Carol will be demonstrating the basics of navigating these treacherous technical waters. Find out why you should dabble, even just a little, on-line. By the time we're finished, you'll be amazed and eager to get out there and start networking!  It's so easy, even Smedley the bookstore cat tweets. Carol will touch on hot social media topics such as Twitter, Facebook, Foursquare, YouTube, Plancast and blogging.

Learn quick tips, easy to use shortcuts and what to do if you hate the idea of marketing yourself.

Carol was a top finalist in the 2010 SoMe Awards (Social Media Awards of the Pacific Northwest) for her volunteer campaign for the Southwest Washington Blood Program. Winning campaigns awarded to Air New Zealand, Travelocity, PAX East, Mio Gelato, Portland Fit, Hotel Max, Mio Gelato.

She is also a published writer (chapter in Laughing Nine to Five: The Quest for Humor in the Workplace) and she has two completed fiction manuscripts now in the hands of literary agents on both coasts.

Many, many thanks to Angst Gallery owner Leah Jackson for allowing Cover to Cover Books to hold their monthly mixer in the gallery. The bookstore remains closed due to smoke damage until renovations can be completed. Cover to Cover is taking special orders via email: mail@covertocoverbooks.net.

If you want to chat with Carol after the event we'll be taking over the couch in Niche Wine & Art next door.

Thursday, October 7, 2010

How deep is your social community?

I check into my daughter's blog occasionally. It's always reassuring when I discover I am not portrayed in a negative light and often offers insight into what hides behind the simple, sporadic words she shares.

This morning I discovered what motivated a random bike ride after an exhausting afternoon of horseback riding.

And while I immerse myself joyfully in social media, the thrill of discovery in the SoMe-sphere cannot come close to how this moment of community delivered by my child touched me.

Adventure Hour

We passed him in the car,
driving down the off ramp.
He looked as if he hadn't showered in days.
Rag clothes,
and a heavy plaid jacket.
His eyes were filled with sadness,
I wanted to scream at my mom to pull over.

So I came home,
grabbed my bag.
Filled it with two granola bars,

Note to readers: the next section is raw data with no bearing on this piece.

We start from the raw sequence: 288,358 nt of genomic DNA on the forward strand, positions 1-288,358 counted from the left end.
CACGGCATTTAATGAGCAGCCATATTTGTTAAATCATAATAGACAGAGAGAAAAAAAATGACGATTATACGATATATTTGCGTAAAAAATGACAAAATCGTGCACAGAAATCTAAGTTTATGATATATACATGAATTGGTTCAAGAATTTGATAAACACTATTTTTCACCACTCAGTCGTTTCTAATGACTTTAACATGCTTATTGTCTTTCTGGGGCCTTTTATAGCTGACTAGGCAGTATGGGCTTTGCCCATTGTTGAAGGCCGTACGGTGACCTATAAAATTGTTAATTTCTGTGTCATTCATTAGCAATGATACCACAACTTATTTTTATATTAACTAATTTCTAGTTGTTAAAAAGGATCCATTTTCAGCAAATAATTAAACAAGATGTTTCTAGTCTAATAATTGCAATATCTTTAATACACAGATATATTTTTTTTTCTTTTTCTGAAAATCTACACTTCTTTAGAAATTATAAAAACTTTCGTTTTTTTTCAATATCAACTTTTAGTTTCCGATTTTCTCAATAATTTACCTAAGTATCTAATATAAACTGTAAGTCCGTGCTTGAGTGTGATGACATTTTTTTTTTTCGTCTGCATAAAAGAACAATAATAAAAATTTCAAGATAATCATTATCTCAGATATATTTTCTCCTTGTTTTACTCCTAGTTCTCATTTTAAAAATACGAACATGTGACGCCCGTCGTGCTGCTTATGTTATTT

a packet of Ritz crackers,
a toothbrush, toothpaste, and floss.
Took two water bottles from the trunk,
and piled them in.

I opened the door,
reaching for my helmet,
all the while,
waiting for the garage to open.
I back up my bike,
closed the garage.
Put one foot on the pedal,
and swung the other leg over.

Bike fast,
I thought to myself.
Faster, faster.
Hoping he was still there.
I careened down the gradual slope,
cursing at the stupid sidewalk curbs.
And I kept biking.

Until I spotted him again.
He was still alone.
Pulling his jacket tighter around his body,
even I could feel the wind picking up.
He was on the other side of the street.
On the corner of the intersection,
where all on and off ramps meet.

But when I crossed the street to his side,
I saw him smile.
I smiled back, and got off my bike.
Putting down the kick stand.
And I said to him,
"I have something for you."
And feeling a bit silly, I asked,
"Is that okay?"

He just nodded as he watched me,
like any moment I would try and hurt him.
I took my bag off my shoulders,
pulled out the grocery sack that held everything,
and I placed it on the ground
close enough for him to reach.
He looked up at me and smile.
I smiled back, and said goodbye.


I have always taught to avoid the personal pleas of those who stand on the side of the road, that if you are motivated to give, direct your gift to agencies trained to assist those in need. I still believe that, but what my daughter did made me proud, even if I would have said no had she asked.

For those in the Southwest Washington who would like to support those who champion the underdogs here are two of my favorite organizations:

Council For The Homeless  
Tireless workiers in this 501c(3) nonprofit
2500 Main Street
Vancouver , WA 98660
360-993-9561
Council for the Homeless Facebook, Events.

Open House Ministries  
Open 24 hours, so when I'm cleaning I can deliver at that moment
2500 Main St
Vancouver, WA, 98660
360-993-9561
Open House Ministries Facebook, Twitter, Events.



To read more from Doane Tiger: http://doanetiger.blogspot.com/


Wednesday, September 29, 2010

Don't stop asking questions

One of my employees slipped into my cube white as a sheet

I glanced up.

He paused, took a breath, and from his back pocket pulled an 8-1/2 x 11 piece of paper. He unfolded it with shaking hands and it fluttered gently as he held it up so I could read it.

I recognized it. "Yes?" I said.

He swallowed and asked, "Have I done something wrong?"

I burst into laughter.

He had been summoned by the human resource department to a standard, mandatory training session. Because he is a new employee he had no idea it was a standard class. Because he is an employee who desires to inform himself and set something right had something been perceived incorrectly he came to me to get more informationeven if it meant that he had committed a wrong.